Photo by Eclipse Sportswire
It’s usually easy to see when a horse runs into trouble during a race.
What’s more difficult to discern is whether that trouble had any impact on the outcome of the race.
Sometimes traffic problems can cost a horse a race. Other times it was a meaningless footnote to a foregone conclusion. Deciding between the two isn’t easy, but one reliable factor involves what a horse shows once he extricates himself from trouble.
Sky Blazer had no lack of problems when he raced on Feb. 2 in an optional claimer at one mile on the turf at Gulfstream Park. Racing 10th in a field of 13 over a speed-favoring course, he was rallying 5-horses wide at the top of stretch when he had nowhere to run for a while. Once clear, Sky Blazer showed his class and determination when he kicked into gear again and rocketed from ninth to second in the final furlong, losing by three quarters of a length.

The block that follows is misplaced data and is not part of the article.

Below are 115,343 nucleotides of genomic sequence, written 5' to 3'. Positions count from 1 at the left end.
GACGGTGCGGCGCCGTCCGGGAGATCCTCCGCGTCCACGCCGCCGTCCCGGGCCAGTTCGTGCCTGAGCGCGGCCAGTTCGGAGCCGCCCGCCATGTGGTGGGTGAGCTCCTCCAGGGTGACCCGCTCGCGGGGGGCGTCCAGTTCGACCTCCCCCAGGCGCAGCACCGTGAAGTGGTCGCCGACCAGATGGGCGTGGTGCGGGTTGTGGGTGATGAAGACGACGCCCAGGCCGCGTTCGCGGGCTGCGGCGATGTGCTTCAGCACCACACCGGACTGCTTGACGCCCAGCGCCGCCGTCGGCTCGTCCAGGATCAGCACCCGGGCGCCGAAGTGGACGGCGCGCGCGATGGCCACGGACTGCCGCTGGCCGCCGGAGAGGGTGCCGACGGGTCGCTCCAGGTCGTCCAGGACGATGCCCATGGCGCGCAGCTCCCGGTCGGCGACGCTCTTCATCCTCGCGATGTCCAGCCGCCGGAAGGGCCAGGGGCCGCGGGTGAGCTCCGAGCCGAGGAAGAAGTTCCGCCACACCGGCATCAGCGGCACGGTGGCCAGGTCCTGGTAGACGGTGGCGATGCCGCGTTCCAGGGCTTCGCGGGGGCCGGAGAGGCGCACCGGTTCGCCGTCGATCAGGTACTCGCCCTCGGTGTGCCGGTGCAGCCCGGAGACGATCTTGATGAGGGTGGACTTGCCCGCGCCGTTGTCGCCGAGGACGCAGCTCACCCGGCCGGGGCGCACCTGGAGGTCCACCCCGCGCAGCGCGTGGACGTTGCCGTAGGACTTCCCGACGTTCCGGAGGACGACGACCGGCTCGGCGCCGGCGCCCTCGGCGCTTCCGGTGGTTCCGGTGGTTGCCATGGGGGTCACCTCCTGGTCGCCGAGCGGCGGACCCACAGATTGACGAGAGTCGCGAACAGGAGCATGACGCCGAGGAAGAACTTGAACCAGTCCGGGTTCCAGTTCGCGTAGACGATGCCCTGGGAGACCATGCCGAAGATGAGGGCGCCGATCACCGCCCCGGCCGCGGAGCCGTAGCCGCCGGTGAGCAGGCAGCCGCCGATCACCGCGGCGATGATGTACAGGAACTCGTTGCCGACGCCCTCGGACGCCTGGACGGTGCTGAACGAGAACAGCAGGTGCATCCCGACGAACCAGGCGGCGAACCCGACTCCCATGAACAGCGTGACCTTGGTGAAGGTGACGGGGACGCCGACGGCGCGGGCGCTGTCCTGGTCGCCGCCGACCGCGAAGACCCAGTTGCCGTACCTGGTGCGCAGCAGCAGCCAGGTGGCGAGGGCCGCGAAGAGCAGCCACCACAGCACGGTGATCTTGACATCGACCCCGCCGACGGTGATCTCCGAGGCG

In closing that quickly, and moving past seven horses in an eighth of a mile, Sky Blazer surely qualified as a determined runner who might have won if not for losing his momentum at a crucial point in the race.
Nearly a month later, on March 2, Sky Blazer returned in the same optional claimer, only at the slightly longer distance of a mile and a sixteenth.
Sent off at 6-1 in his previous race, Sky Blazer was dismissed at a more attractive price of 8-1.
This time, with a clean trip, he once again rallied strongly in the stretch and drew off in the final sixteenth to win by a length and pay $18.40.
THE LESSON: A rough trip is not reason enough to back a horse in its next start. But when a horse shows the ability to overcome that trouble and gain ground after that incident, there’s a strong chance he can make amends when he returns to the races.
SKY BLAZER'S 2014 PAST PERFORMANCES